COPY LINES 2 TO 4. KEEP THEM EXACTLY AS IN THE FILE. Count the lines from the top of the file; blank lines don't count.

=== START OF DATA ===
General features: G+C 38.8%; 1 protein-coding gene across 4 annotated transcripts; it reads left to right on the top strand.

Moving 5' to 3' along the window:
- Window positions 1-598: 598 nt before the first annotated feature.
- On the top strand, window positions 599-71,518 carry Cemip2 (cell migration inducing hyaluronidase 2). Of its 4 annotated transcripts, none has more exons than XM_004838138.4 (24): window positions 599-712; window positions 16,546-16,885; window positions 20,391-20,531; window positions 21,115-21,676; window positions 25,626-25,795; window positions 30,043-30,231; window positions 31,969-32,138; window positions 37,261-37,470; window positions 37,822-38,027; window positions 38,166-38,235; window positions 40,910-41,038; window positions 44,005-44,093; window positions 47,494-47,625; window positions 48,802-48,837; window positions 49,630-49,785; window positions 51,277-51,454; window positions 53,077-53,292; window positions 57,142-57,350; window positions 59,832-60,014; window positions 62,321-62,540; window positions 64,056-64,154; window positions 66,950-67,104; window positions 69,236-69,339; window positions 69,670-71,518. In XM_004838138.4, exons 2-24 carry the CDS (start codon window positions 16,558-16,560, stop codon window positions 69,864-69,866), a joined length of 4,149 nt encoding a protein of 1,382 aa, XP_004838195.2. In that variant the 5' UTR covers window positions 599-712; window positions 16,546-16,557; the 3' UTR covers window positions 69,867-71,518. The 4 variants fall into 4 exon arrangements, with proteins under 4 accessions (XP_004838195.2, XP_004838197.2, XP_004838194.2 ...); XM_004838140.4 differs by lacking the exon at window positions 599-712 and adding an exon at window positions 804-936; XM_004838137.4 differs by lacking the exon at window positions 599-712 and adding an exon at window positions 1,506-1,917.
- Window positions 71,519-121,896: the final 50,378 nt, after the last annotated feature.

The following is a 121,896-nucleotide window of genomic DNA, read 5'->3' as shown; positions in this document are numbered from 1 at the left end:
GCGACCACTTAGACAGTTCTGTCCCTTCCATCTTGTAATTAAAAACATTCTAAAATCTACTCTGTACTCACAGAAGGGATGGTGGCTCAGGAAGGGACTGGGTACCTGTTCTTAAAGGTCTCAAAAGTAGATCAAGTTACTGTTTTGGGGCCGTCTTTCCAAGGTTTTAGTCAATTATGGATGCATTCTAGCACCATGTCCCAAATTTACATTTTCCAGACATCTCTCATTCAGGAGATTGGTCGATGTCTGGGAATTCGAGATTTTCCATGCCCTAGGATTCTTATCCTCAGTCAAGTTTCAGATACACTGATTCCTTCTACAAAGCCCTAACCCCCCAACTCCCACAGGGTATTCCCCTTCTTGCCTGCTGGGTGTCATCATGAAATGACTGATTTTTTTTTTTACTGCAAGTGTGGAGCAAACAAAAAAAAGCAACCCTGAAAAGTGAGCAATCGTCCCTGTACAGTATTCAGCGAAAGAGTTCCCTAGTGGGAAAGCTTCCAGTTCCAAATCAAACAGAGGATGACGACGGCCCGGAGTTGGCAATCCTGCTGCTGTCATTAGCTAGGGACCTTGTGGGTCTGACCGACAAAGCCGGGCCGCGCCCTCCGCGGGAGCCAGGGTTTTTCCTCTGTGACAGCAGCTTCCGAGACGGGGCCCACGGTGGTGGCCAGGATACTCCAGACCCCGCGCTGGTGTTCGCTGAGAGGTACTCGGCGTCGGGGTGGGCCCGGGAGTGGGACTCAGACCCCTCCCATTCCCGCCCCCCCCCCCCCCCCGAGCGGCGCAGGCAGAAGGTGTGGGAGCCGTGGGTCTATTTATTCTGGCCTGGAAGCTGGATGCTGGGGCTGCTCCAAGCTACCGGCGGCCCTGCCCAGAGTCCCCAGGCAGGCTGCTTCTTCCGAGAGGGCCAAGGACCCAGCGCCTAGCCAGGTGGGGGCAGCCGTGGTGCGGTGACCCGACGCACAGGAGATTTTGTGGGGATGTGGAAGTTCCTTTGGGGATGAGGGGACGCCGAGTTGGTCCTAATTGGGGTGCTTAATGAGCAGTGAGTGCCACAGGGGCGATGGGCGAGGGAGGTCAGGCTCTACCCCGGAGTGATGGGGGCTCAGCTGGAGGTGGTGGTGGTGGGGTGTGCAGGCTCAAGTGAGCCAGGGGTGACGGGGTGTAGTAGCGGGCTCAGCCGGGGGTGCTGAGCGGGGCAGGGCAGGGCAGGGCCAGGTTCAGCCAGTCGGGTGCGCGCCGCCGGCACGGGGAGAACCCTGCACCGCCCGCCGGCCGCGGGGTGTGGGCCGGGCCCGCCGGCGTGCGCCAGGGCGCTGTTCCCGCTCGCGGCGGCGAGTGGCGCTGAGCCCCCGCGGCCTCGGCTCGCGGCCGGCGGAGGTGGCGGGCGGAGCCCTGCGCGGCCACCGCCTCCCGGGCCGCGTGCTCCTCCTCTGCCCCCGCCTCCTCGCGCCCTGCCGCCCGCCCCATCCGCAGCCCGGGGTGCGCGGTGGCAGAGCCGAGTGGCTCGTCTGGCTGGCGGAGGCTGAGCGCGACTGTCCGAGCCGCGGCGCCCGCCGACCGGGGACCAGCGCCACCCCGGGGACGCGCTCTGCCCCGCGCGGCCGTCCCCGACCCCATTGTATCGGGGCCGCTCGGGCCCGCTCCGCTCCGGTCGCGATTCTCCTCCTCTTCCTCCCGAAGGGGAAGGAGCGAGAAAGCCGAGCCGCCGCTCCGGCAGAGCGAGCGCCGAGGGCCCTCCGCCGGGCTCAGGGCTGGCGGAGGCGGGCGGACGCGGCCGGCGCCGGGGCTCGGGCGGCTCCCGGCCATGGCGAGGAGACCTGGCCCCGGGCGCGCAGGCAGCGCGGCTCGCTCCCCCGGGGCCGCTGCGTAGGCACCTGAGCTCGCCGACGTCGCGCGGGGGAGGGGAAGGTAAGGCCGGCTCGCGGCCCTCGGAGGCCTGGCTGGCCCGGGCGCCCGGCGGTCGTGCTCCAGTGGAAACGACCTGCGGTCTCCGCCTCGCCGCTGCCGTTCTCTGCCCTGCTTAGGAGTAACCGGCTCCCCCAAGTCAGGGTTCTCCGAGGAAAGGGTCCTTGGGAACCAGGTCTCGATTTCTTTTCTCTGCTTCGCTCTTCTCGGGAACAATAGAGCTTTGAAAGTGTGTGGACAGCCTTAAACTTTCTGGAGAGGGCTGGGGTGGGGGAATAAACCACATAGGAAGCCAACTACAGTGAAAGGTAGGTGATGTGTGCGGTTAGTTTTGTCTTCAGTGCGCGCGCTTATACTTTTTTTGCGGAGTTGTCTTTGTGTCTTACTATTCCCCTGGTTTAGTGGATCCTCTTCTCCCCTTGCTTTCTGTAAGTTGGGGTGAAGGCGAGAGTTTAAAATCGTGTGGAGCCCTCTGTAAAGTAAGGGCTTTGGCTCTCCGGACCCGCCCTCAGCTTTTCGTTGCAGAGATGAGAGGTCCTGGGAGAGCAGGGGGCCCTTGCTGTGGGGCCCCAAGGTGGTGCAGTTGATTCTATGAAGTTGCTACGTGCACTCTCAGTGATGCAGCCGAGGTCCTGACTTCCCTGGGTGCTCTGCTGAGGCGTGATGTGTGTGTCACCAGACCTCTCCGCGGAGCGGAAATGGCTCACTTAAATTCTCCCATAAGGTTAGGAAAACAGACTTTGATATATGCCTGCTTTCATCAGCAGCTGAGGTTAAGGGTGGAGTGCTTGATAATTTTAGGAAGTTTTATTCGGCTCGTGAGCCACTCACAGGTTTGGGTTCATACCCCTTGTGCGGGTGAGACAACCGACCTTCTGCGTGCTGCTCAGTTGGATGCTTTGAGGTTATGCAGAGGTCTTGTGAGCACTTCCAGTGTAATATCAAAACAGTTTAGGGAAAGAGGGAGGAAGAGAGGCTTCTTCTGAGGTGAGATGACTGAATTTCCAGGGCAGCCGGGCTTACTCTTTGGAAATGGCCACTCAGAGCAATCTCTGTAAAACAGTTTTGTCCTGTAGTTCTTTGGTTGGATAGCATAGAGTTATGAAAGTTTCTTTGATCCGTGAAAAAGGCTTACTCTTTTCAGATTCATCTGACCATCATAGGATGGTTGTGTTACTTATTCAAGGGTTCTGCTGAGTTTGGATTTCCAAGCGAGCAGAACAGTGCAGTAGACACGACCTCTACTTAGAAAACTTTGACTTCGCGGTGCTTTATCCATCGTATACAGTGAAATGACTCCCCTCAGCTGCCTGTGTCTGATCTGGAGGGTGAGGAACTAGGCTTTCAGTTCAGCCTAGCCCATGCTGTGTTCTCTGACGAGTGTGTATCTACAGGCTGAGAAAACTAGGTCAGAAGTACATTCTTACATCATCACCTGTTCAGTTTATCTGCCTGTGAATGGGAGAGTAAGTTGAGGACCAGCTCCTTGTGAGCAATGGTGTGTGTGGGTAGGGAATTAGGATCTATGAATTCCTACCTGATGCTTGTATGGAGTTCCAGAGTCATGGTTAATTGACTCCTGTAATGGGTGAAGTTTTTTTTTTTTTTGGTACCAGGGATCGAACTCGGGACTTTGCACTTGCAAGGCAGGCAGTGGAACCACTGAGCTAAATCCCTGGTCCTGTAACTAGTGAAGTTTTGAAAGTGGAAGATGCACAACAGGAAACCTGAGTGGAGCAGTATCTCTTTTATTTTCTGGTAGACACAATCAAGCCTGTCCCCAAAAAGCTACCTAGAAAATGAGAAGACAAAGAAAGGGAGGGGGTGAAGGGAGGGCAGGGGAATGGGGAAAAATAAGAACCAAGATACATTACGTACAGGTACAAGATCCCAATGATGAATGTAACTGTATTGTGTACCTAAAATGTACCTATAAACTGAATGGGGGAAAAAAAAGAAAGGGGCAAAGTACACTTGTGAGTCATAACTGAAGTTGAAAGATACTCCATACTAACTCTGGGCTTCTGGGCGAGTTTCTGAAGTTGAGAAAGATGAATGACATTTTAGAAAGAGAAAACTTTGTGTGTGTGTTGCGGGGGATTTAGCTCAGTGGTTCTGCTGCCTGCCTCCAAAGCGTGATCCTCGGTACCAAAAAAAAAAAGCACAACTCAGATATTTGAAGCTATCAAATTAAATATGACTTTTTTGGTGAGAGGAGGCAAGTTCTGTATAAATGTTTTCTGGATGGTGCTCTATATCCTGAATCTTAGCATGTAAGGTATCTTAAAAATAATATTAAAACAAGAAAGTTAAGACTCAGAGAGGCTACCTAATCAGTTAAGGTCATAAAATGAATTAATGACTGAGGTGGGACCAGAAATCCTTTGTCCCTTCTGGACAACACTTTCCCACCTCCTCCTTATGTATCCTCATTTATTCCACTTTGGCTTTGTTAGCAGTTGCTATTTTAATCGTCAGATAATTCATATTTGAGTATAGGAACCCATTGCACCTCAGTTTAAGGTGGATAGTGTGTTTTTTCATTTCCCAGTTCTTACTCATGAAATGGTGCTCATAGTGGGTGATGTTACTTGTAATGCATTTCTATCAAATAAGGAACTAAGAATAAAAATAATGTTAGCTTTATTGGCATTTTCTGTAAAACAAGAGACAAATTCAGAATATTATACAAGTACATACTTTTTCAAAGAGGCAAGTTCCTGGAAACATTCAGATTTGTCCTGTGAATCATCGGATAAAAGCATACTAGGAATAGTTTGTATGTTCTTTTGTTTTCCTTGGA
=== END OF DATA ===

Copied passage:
Moving 5' to 3' along the window:
- Window positions 1-598: 598 nt before the first annotated feature.
- On the top strand, window positions 599-71,518 carry Cemip2 (cell migration inducing hyaluronidase 2). Of its 4 annotated transcripts, none has more exons than XM_004838138.4 (24): window positions 599-712; window positions 16,546-16,885; window positions 20,391-20,531; window positions 21,115-21,676; window positions 25,626-25,795; window positions 30,043-30,231; window positions 31,969-32,138; window positions 37,261-37,470; window positions 37,822-38,027; window positions 38,166-38,235; window positions 40,910-41,038; window positions 44,005-44,093; window positions 47,494-47,625; window positions 48,802-48,837; window positions 49,630-49,785; window positions 51,277-51,454; window positions 53,077-53,292; window positions 57,142-57,350; window positions 59,832-60,014; window positions 62,321-62,540; window positions 64,056-64,154; window positions 66,950-67,104; window positions 69,236-69,339; window positions 69,670-71,518. In XM_004838138.4, exons 2-24 carry the CDS (start codon window positions 16,558-16,560, stop codon window positions 69,864-69,866), a joined length of 4,149 nt encoding a protein of 1,382 aa, XP_004838195.2. In that variant the 5' UTR covers window positions 599-712; window positions 16,546-16,557; the 3' UTR covers window positions 69,867-71,518. The 4 variants fall into 4 exon arrangements, with proteins under 4 accessions (XP_004838195.2, XP_004838197.2, XP_004838194.2 ...); XM_004838140.4 differs by lacking the exon at window positions 599-712 and adding an exon at window positions 804-936; XM_004838137.4 differs by lacking the exon at window positions 599-712 and adding an exon at window positions 1,506-1,917.